US 7764546 B2
Embodiments of the present invention disclose a method of utilizing a flash memory array to decrease programming time while maintaining sufficient read speeds. An array of cells is programmed and read in pages that are oriented in the column direction, parallel to the bit lines in the array. An erased cell in the present invention is a cell in the off state. According to the present invention a cell is programmed by lowering the threshold voltage of the cell, thereby turning the cell on. An array of cells is programmed read in a sector-by-sector method, wherein a sector consists of units situated diagonally adjacent to each other, and a unit consists of multiple parallel column-oriented pages.
1. A method of reading an array of flash memory cells, wherein said array comprises a plurality of sectors of said memory cells, wherein a sector comprises a plurality of units of said memory cells, wherein a unit comprises a plurality of columns, wherein a column comprises cells, wherein a cell comprises a bit, said method comprising:
reading first data from a first sector of units, wherein said first data comprises a first bit in a first column page from a first unit in said first sector;
outputting said first data to a bit line driver;
repeating said reading and outputting for second data from said first sector, wherein said second data comprises a second bit in said first column page from said first unit in said first sector;
repeating said reading and said outputting of data until said first sector is read.
2. The method recited in
3. The method recited in
4. The method of
5. The method of
a first bit of a first page of a first unit in said first sector;
a first bit of a first page of a second unit in said first sector;
a first bit of a first page of a third unit in said first sector;
a first bit of a first page of a fourth unit in said first sector;
a first bit of a first page of a fifth unit in said first sector;
a first bit of a first page of a sixth unit in said first sector;
a first bit of a first page of a seventh unit in said first sector; and
a first bit of a first page of an eighth unit in said first sector.
6. The method of
7. The method of
applying a first voltage to said word line;
applying a second voltage to said first bit line;
grounding said second bit line, wherein said applying said first and second voltages and said grounding said second bit line are concurrent; and
measuring a current through said channel, wherein if said measured current is greater than a reference current, said cell reads as programmed, and wherein if said measured current is less than said reference current, said cell reads as erased.
8. The method of
9. The method of
This application is a continuation (divisional) application of the U.S. patent application Ser. No. 11/504,254, filed Aug. 14, 2006, by S. Torii, and entitled Method and Architecture for Fast Flash Memory Programming, U.S. Pat. No. 7,505,328, hereby incorporated by reference in entirety.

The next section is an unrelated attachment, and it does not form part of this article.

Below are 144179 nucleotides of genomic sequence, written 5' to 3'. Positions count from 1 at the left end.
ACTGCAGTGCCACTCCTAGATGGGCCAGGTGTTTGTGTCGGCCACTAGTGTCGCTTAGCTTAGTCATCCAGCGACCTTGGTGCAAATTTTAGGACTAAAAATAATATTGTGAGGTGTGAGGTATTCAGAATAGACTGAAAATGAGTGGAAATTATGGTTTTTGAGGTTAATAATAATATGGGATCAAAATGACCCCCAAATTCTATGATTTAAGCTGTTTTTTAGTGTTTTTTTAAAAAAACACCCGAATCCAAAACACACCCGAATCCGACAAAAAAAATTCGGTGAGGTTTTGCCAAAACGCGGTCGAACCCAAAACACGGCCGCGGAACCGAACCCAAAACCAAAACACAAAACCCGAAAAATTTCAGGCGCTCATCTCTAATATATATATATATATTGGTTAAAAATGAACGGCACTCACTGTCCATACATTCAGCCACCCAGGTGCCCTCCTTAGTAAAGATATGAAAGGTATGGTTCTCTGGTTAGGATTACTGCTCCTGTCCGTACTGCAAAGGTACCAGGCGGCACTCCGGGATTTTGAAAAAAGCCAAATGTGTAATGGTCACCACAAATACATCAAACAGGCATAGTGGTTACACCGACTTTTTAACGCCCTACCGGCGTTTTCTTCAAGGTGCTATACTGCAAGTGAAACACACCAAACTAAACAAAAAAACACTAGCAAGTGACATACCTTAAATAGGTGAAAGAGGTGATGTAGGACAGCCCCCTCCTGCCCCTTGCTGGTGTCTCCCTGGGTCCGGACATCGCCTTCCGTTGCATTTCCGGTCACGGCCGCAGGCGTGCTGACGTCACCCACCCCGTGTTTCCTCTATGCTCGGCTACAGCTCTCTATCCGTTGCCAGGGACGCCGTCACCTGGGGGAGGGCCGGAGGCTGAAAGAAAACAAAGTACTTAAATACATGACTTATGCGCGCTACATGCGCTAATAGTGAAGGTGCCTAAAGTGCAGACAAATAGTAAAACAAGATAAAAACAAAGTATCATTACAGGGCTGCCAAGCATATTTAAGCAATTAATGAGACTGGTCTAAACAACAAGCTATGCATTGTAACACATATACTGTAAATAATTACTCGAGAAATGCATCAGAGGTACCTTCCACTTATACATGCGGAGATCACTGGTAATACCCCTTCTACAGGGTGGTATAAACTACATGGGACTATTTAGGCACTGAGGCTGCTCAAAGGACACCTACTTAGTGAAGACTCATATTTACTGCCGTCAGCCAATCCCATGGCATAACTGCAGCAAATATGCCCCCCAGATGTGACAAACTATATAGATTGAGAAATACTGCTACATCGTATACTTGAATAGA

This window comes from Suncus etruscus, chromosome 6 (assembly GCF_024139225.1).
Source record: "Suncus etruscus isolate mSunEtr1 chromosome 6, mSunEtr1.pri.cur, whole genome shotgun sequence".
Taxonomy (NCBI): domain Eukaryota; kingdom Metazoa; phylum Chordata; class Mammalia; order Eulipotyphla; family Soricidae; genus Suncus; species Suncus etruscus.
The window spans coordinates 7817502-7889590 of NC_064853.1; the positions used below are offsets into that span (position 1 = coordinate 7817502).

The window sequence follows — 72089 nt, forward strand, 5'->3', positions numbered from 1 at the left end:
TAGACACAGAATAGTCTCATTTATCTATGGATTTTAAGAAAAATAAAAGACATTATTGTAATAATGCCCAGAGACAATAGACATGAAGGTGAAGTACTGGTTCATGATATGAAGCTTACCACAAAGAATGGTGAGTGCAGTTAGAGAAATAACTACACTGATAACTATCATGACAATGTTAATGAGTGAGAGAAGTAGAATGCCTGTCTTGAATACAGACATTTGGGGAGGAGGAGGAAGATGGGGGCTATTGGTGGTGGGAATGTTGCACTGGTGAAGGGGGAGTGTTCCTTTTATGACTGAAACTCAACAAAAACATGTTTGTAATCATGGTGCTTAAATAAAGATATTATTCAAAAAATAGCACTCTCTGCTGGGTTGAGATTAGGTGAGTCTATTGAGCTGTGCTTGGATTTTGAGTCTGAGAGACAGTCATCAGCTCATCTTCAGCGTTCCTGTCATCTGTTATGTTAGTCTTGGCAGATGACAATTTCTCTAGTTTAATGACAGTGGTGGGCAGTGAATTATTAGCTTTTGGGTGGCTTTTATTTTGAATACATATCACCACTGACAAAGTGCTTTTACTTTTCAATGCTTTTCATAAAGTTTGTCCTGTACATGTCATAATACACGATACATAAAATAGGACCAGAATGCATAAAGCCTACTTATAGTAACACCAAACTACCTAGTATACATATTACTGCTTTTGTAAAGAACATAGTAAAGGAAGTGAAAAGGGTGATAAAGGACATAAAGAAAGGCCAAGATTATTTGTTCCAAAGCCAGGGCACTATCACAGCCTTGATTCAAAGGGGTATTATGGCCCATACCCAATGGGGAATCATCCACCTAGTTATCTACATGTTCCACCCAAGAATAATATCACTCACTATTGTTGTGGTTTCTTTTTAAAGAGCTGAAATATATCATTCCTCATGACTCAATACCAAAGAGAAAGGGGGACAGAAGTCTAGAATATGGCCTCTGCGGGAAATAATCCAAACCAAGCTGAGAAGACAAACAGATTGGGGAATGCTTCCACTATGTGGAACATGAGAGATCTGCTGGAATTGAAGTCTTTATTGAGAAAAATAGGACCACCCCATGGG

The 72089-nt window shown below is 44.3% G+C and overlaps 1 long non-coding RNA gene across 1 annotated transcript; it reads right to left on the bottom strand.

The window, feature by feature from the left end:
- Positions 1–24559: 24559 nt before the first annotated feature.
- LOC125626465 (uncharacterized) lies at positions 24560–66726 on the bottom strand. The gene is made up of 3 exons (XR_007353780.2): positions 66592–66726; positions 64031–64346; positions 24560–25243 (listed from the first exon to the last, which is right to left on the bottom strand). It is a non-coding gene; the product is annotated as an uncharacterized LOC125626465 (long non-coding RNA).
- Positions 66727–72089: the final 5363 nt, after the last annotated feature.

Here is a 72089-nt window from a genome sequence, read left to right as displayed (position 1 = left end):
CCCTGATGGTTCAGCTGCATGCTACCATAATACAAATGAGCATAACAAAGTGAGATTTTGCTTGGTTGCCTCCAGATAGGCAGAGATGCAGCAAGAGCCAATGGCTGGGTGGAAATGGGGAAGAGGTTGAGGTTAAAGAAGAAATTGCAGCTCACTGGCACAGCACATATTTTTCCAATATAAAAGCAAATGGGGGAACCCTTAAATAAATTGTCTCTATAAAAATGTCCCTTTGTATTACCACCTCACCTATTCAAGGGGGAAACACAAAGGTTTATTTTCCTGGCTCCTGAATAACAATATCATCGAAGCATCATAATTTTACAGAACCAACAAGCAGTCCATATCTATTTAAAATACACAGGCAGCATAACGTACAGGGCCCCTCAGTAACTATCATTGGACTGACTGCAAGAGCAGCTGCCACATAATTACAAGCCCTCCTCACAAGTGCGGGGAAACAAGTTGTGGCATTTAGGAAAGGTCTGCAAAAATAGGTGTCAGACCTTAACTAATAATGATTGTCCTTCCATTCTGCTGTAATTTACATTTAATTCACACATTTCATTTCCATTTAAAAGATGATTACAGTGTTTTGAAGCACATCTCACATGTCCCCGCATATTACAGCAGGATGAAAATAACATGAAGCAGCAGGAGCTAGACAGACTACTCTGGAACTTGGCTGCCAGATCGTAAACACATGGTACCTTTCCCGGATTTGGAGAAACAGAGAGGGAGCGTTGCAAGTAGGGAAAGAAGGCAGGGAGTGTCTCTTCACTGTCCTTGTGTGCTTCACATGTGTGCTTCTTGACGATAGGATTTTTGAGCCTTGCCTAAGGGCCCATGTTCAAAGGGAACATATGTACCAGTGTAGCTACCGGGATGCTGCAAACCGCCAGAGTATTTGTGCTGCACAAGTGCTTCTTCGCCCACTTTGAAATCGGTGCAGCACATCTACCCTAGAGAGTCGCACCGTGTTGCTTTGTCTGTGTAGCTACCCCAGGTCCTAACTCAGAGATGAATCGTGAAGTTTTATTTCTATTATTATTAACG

The present invention relates to the field of microelectronic integrated circuits. Specifically, the present invention relates to flash memory devices.
A flash memory device utilizes an array of flash memory cells to store data. Prior Art
In single bit flash memory architecture, each memory cell 100 can represent two states: binary 1 or binary 0. Referring to Prior Art
Referring back to Prior Art
Still referring to Prior Art
Still referring to
Typically, when electrons are trapped in the floating gate 102 of a flash memory cell 100, they tend to remain on the side of the floating gate 102 above the drain (e.g. 105 b) of the cell 100. Due to this phenomenon, it is possible to store two bits of information in a flash memory cell 100 in what is called dual bit, or mirror bit flash memory.
Referring now to Prior Art
When a read operation is performed on a dual bit flash memory cell 100, there are four possible states that can be represented. If there are no electrons trapped in the floating gate 102, the threshold voltage of the cell 100 is at its minimum, the measured current is at its maximum, and the cell is read as 11. If there are electrons (301, 302) trapped in one side of the floating gate 102 but not the other, the cell reads as either 01 or 10. The measured current through a 01 cell is distinct from the measured current through a 10 cell. If electrons (301 and 302) are trapped on both sides of the floating gate 102, the threshold voltage is at its maximum, the measured current is at its minimum, and the cell 100 reads as 11.
When operations are performed on one cell 100, the states of neighboring cells 100 tend to be disturbed. For example, when the threshold voltage of cell A 230 is raised to the desired level, the threshold voltage of neighboring cell B 240 along the row 216 might inadvertently raise. This disturbance leads to read and write errors. Dual bit cells are especially susceptible to disturbance, as there are four possible threshold voltage distributions that must be distinct and separate from one another. Conventional flash memory methods incorporate remedies for inhibiting or preventing disturb on neighboring cells.